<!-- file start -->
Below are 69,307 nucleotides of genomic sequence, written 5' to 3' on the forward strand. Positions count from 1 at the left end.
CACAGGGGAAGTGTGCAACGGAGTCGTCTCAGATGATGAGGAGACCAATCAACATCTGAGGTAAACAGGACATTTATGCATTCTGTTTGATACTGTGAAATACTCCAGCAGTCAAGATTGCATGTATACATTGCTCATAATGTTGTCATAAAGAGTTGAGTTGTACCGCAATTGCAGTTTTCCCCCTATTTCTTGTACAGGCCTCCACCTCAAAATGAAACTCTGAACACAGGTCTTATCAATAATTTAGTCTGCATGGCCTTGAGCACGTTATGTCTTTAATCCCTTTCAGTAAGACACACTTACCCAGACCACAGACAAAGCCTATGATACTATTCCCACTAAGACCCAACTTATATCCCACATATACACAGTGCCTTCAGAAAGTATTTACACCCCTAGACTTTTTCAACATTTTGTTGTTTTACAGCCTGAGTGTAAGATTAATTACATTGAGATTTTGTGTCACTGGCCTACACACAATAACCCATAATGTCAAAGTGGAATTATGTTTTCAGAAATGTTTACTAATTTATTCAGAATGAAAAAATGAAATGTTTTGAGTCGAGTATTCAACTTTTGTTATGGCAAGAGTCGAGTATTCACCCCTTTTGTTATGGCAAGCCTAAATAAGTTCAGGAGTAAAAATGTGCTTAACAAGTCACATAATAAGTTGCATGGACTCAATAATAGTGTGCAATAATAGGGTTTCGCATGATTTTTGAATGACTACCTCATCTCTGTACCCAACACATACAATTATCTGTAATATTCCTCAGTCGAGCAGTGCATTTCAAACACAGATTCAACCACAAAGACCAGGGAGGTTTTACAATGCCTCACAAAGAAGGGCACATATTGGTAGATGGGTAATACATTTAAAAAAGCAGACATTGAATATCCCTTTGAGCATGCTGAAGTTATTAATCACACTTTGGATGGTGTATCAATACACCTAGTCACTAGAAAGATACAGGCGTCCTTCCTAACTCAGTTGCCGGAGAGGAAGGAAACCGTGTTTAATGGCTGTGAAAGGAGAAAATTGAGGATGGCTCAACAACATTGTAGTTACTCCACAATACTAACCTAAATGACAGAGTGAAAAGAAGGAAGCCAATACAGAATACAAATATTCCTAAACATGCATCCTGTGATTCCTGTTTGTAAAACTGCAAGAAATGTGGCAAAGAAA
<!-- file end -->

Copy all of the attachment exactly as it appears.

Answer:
Below are 69,307 nucleotides of genomic sequence, written 5' to 3' on the forward strand. Positions count from 1 at the left end.
CACAGGGGAAGTGTGCAACGGAGTCGTCTCAGATGATGAGGAGACCAATCAACATCTGAGGTAAACAGGACATTTATGCATTCTGTTTGATACTGTGAAATACTCCAGCAGTCAAGATTGCATGTATACATTGCTCATAATGTTGTCATAAAGAGTTGAGTTGTACCGCAATTGCAGTTTTCCCCCTATTTCTTGTACAGGCCTCCACCTCAAAATGAAACTCTGAACACAGGTCTTATCAATAATTTAGTCTGCATGGCCTTGAGCACGTTATGTCTTTAATCCCTTTCAGTAAGACACACTTACCCAGACCACAGACAAAGCCTATGATACTATTCCCACTAAGACCCAACTTATATCCCACATATACACAGTGCCTTCAGAAAGTATTTACACCCCTAGACTTTTTCAACATTTTGTTGTTTTACAGCCTGAGTGTAAGATTAATTACATTGAGATTTTGTGTCACTGGCCTACACACAATAACCCATAATGTCAAAGTGGAATTATGTTTTCAGAAATGTTTACTAATTTATTCAGAATGAAAAAATGAAATGTTTTGAGTCGAGTATTCAACTTTTGTTATGGCAAGAGTCGAGTATTCACCCCTTTTGTTATGGCAAGCCTAAATAAGTTCAGGAGTAAAAATGTGCTTAACAAGTCACATAATAAGTTGCATGGACTCAATAATAGTGTGCAATAATAGGGTTTCGCATGATTTTTGAATGACTACCTCATCTCTGTACCCAACACATACAATTATCTGTAATATTCCTCAGTCGAGCAGTGCATTTCAAACACAGATTCAACCACAAAGACCAGGGAGGTTTTACAATGCCTCACAAAGAAGGGCACATATTGGTAGATGGGTAATACATTTAAAAAAGCAGACATTGAATATCCCTTTGAGCATGCTGAAGTTATTAATCACACTTTGGATGGTGTATCAATACACCTAGTCACTAGAAAGATACAGGCGTCCTTCCTAACTCAGTTGCCGGAGAGGAAGGAAACCGTGTTTAATGGCTGTGAAAGGAGAAAATTGAGGATGGCTCAACAACATTGTAGTTACTCCACAATACTAACCTAAATGACAGAGTGAAAAGAAGGAAGCCAATACAGAATACAAATATTCCTAAACATGCATCCTGTGATTCCTGTTTGTAAAACTGCAAGAAATGTGGCAAAGAAA